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Cholesterol Drug May Slow Human Aging

Posted Sep 29 2013 10:07pm

Telomeres are the end caps of chromosomes, protecting the DNA complexes from deterioration during cell division. Telomere shortening is considered a marker of cellular aging, and prematurely shortened telomeres have been linked to increased risk of cancers, heart disease, dementia and death.  Giuseppe Paolisso, from the University of Naples (Italy), and colleagues worked with two groups of subjects. The first group was under chronic statin therapy, and the second group (control), did not use statins. When researchers measured telomerase activity in both groups, those undergoing statin treatment had higher telomerase activity in their white blood cells, which was associated with lower telomeres shortening along with aging as compared to the control group.  Writing that:  “statins, modulating telomerase activity, affect telomere erosion along with aging,” the lead researcher observes that: "By telomerase activation, statins may represent a new molecular switch able to slow down senescent cells in our tissues and be able to lead healthy lifespan extension."

Virginia Boccardi, Michelangela Barbieri, Maria Rosaria Rizzo, Raffaele Marfella, Antonietta Esposito, Giuseppe Paolisso, et al.  “A new pleiotropic effect of statins in elderly: modulation of telomerase activity.” FASEB J., September 2013; 27:3879-3885.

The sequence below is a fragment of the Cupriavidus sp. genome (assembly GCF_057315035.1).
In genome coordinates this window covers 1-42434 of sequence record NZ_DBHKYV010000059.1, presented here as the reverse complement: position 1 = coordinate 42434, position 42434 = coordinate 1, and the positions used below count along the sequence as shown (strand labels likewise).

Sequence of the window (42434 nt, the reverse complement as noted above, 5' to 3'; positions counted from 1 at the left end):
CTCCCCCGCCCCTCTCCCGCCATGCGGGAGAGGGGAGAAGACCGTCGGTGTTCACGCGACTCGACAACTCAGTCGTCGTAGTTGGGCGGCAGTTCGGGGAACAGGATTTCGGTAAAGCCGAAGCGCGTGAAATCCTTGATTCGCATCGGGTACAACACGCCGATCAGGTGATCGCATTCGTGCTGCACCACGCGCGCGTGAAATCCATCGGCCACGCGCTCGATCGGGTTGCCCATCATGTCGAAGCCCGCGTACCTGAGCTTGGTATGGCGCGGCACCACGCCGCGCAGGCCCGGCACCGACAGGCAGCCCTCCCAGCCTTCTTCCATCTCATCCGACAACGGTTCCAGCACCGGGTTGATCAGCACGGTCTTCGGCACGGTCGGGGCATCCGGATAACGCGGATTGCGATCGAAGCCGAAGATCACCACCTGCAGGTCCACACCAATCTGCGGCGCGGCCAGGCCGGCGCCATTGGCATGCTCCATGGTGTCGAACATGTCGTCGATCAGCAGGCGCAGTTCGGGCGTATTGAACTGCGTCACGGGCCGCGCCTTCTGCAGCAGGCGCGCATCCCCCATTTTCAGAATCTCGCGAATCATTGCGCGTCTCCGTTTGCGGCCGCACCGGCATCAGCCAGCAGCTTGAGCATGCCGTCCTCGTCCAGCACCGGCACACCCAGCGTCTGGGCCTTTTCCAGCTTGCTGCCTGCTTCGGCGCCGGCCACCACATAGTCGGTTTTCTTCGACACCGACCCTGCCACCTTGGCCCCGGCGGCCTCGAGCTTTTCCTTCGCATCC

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Statins protect against DNA shortening by telomerase activation, and may promote healthy aging.
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Anti-Aging Forum MLDP Join A4M
Tip #192 - Stay Connected
Researchers from the University of Chicago (Illinois, USA) report that social isolation may be detrimental to both mental and physical health. The team analyzed data from the National Social Life, Health, and Aging Project, a nationwide US study involving 3,000 men and women, ages 57 to 85 years. They arrived at three key findings regarding the relationships between health and different types of isolation:

• The researchers found that the most socially connected older adults are three times as likely to report very good or excellent health compared to those who are least connected, regardless of whether they feel isolated.

• The team found that older adults who feel least isolated are five times as likely to report very good or excellent health as those who feel most isolated, regardless of their actual level of social connectedness.

• They determined that social disconnectedness is not related to mental health unless it brings feelings of loneliness and isolation.

Separately, Rush University Medical Center (Illinois, USA) researchers studied 906 older men and women, testing their motor functions (including grip, pinch strength, balance, and walking) and surveying their social activity, for a period of 5 years. Those study participants with less social activity were found to have a more rapid rate of motor function decline. Specifically, the team found that every one-point decrease in social activity corresponded to an increase in functional aging of 5 years, translating to a 40% higher risk of death and 65% higher risk of disability.

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